CF> own POSIX-on-Windows and know everything that Cygwin did wrong.
Not everyting. But instead, I know where I'm doing wrong. And
that again and again makes me think that having all in one, confirmed
implementation would be better and regret that I'm noone to do that. But
still, it makes to want to "criticize" in hope that other people will
do that. Myself I just do what I'm best at - hack.
CF> ok. I'm willing to listen to how you mapped UNIX signals onto what
CF> Win32 offers.
I used message queues and PostThreadMessage(). As an extra
feature, it allows to SIGTERM native windowed apps gracefully. But
that's only useful mapping to window messages, since WM_QUIT is only
message which works without explicit window id.
CF> I'll be interested in hearing how you got exec() working.
Well, I don't try to write my own PE loader to overlay existing
CF> You probably have implemented a fork. I'd be interested in hearing how
CF> it differs substantially from what cygwin offers.
It doesn't engage in long chats between parent and child. Parent
just prepares everything, starts child, sleeps, child clones memory
and awakens parent. Keeping in mind that it has no support for
dlopen'ed modules, its about 40% faster that cygwin's (not so bif
CF> Hmm. You disparage
CF> the cygwin mount table. Let's hear how you have tackled this problem.
I disparage not mount table, but way it was automatically setup in
up to b20. While I personally don't use it, many people do since it's of
What I really can give criticism for is /cygdrive/ syntax. Reason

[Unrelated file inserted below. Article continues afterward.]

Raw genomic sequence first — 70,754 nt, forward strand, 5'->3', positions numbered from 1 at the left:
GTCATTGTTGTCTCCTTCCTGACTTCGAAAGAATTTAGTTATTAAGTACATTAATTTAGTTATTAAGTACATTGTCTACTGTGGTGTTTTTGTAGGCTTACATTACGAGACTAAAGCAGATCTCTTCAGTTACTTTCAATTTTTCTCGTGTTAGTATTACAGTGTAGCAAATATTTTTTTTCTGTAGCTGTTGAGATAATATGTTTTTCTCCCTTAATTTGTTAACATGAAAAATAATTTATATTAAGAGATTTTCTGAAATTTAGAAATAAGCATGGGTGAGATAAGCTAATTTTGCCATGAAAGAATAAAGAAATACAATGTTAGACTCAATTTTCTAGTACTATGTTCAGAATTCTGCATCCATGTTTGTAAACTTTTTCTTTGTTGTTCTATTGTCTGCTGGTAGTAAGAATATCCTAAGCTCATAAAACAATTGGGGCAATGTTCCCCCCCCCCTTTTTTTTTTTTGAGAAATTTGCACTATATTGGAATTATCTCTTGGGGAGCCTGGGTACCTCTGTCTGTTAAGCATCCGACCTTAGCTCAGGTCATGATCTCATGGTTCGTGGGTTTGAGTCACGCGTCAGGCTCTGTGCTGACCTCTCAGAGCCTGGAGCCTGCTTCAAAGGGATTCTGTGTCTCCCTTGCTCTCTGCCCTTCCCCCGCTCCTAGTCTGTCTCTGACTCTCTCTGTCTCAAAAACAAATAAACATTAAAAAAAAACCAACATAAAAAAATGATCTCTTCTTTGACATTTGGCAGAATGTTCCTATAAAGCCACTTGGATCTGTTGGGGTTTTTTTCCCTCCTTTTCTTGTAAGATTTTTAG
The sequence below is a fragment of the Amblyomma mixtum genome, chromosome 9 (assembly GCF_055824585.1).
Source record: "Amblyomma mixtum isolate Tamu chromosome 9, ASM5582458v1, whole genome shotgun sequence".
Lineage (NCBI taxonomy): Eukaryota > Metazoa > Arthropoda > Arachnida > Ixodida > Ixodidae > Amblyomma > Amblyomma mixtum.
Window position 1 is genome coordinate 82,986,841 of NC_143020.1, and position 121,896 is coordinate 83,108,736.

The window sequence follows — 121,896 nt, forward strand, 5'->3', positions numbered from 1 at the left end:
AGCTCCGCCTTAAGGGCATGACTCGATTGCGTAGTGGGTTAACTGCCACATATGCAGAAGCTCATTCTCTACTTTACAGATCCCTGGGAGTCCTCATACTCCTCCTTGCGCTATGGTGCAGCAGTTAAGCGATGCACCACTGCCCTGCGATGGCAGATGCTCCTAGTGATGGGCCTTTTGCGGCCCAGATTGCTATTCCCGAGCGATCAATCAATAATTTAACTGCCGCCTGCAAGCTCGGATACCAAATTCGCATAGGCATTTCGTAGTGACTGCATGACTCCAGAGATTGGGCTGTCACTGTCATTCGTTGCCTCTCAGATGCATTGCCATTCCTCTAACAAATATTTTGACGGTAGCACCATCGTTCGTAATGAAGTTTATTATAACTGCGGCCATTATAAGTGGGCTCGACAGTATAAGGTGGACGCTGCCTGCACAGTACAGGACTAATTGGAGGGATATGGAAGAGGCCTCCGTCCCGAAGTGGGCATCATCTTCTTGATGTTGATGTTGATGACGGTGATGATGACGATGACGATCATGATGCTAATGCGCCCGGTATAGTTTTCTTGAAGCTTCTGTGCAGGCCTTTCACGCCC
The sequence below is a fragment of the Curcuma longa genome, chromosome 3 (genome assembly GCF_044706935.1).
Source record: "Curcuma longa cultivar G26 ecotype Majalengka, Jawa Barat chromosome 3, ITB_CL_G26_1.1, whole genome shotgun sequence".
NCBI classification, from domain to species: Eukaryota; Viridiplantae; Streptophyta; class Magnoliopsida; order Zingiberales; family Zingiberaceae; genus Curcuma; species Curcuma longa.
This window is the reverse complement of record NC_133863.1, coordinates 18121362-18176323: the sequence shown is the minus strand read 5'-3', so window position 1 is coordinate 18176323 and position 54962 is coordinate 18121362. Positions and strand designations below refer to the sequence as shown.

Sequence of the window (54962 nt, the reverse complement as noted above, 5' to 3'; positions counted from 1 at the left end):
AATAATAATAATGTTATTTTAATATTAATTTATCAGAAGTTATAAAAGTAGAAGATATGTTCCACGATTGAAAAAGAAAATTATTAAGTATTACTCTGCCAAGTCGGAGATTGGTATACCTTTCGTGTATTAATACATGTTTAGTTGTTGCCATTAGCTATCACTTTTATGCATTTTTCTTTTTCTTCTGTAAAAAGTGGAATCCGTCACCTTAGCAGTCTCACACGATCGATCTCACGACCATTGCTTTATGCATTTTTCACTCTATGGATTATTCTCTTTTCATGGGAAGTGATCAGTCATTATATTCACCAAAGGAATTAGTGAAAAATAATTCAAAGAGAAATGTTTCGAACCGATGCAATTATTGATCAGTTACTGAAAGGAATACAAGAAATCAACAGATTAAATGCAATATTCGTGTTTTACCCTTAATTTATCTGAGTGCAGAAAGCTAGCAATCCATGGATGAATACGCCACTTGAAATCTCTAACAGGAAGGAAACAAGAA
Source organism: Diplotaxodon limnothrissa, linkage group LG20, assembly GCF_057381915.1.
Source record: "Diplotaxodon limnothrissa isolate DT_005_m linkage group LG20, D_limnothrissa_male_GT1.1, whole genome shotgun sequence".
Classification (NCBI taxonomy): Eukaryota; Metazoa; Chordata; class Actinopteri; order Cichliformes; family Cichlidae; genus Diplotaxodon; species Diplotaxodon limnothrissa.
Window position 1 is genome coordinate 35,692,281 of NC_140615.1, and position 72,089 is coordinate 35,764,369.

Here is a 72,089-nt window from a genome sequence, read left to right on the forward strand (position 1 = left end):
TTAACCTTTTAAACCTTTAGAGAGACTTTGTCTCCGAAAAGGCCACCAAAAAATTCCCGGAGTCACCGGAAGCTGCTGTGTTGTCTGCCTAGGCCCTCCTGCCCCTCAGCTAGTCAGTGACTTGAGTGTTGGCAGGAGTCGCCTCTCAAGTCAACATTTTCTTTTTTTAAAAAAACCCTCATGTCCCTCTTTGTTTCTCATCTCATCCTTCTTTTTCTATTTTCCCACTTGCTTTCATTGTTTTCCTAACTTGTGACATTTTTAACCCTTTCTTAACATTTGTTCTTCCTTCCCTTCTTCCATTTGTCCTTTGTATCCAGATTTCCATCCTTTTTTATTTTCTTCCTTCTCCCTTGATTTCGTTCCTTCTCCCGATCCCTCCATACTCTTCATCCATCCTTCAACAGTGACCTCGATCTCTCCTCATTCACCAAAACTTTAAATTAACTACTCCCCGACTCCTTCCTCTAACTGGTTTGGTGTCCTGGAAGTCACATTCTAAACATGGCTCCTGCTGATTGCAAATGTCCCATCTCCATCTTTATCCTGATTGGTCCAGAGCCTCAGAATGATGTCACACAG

for that is simple - that "cygdrive" is path component but *do not*
maps to anything real in underlying file system. Some programs
traverse path themselves, statting each component. Proverbial ash is
example. So, to make it work it either requires to patch app itself or
provide workaround in libc. That won't happen if you've chosen other
syntax. As I did, I support /cygdrive/ syntax but it's deprecated, and
/mnt_<drive>/ is recommended (btw, 'mnt_' part is not changable, I
don't want incompatibilities between installations).
CF> I don't consider any of this off-topic for this mailing list.
Nice to here.
CF> I envision
CF> that you will probably want to enlighten us all with a series of articles
CF> on how it could all be done better, complete with actual code samples.
Of course, no. Just sometimes, in the spirit of the moment, I do
write some, probaly awkward, but in no way wanting to be jeering,
message. Something like "am thinkink it is pain in neck. she is...", etc.
CF> Since this will be a substantial work, I guarantee that I will set aside
CF> a portion of my day, every day to read and analyze what you post. In fact,
CF> I'm quite looking forward to your submissions. Although you're probably
CF> too busy to provide cygwin patches, I expect that your insightful articles
CF> will still provide substantial fodder for future cygwin development.
Hardly substantial, but maybe someone will really be interested.
Paul Sokolovsky, IT Specialist